Van Jones, the president’s controversial former green jobs czar, who once proclaimed himself a “communist,” must have been struck by lightning last week en route to taping ABC’s “This Week with George Stephanopoulos.”
How else to explain Jones’s strange embrace of corporate personhood?
Discussing President Obama’s new “My Brother’s Keeper” program, which is designed to “build pathways to success” for at-risk “children of color,” Van Jones embraced a notion of corporate personhood far beyond anything previously expressed . . . by anyone, anywhere, at any time.
Not since Star Wars has there been such a shocking paternity pitch.
Corporations should “step up,” Jones blurted out, to take on the role of fathers for millions of American children without fathers in their lives.
Let me provide some context. First, Jones sought to calm our Obamacare-agitated electorate by advancing this new Obama initiative as something we’ve all seen often enough before, just another bailout: “Listen, everybody else . . . got in trouble in America. Wall Street got in trouble; we were there for them. The auto industry got in trouble; we were there for the auto industry. You got a whole generation of young kids who are clearly in trouble. I am so proud the president stepped forward.”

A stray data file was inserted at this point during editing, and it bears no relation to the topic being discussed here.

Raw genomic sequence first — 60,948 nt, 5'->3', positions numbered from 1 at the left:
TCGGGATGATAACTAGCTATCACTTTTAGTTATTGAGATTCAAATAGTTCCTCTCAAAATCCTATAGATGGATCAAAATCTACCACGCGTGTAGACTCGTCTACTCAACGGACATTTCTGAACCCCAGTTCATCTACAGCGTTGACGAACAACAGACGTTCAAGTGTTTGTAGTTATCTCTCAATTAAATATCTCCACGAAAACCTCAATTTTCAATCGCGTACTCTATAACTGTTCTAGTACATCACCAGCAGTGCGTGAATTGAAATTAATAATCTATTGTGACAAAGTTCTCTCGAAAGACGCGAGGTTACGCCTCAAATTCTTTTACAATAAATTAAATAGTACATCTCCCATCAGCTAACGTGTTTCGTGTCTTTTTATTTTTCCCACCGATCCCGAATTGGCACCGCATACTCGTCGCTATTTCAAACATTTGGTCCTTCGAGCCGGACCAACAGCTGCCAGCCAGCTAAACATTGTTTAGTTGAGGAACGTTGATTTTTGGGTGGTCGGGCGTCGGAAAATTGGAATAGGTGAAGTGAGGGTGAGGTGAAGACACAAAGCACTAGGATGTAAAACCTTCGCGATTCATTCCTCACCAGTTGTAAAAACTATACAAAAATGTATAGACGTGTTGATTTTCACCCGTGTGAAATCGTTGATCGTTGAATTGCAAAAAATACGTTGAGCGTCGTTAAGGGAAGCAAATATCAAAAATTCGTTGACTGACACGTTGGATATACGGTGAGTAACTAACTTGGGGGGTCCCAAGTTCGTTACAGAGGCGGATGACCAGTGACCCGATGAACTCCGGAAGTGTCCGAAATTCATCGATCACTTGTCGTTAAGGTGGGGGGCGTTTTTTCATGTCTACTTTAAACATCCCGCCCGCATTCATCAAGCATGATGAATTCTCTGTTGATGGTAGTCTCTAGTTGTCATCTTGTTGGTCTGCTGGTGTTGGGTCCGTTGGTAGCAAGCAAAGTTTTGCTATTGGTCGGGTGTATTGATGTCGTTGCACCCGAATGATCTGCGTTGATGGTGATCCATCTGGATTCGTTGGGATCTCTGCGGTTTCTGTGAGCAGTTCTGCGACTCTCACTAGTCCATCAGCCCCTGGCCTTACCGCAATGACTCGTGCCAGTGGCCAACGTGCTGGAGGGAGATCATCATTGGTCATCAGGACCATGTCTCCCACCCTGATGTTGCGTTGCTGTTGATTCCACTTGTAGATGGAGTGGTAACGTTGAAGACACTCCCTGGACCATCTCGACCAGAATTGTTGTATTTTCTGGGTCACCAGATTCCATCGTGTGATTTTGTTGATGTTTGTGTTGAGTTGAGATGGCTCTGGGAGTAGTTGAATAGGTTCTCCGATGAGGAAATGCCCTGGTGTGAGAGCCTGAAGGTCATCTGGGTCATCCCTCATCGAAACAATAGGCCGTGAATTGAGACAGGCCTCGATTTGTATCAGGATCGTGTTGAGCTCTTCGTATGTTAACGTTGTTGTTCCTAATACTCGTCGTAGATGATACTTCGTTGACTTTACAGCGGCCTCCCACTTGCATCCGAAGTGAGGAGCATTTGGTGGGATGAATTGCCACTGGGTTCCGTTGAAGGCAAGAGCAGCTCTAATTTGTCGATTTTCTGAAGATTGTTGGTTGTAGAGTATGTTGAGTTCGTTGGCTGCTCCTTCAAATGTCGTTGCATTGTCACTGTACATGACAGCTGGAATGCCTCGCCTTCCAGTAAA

Gee whiz, is there any problem in America that the politicians and their cronies don’t suggest we solve by roughing up taxpayers a little more and throwing public money at it?
Most important and tragic of all: a bailout just isn’t a dad.
And functioning fathers are “essential,” apparently, or at least that’s what Manhattan Institute scholar Heather Mac Donald argued. (Alone.) Noting that fatherless kids are 20 times more likely to go to prison and nine times more likely to drop out of school, she applauded President Obama’s statement that “nothing keeps a young man out of trouble like a father who takes an active role in his son’s life.”
Mac Donald was disappointed, however, that the president didn’t say more about the crisis of fatherlessness, didn’t make it a major theme.
In fact, in the aftermath of the not guilty verdict for George Zimmerman in the death of Trayvon Martin, the president spoke as if he were speeding down the same Van Jones Expressway, zooming right past fathers, to consider how government might “bolster and reinforce our African American boys” and “give them the sense that their country cares about them and values them and is willing to invest in them.”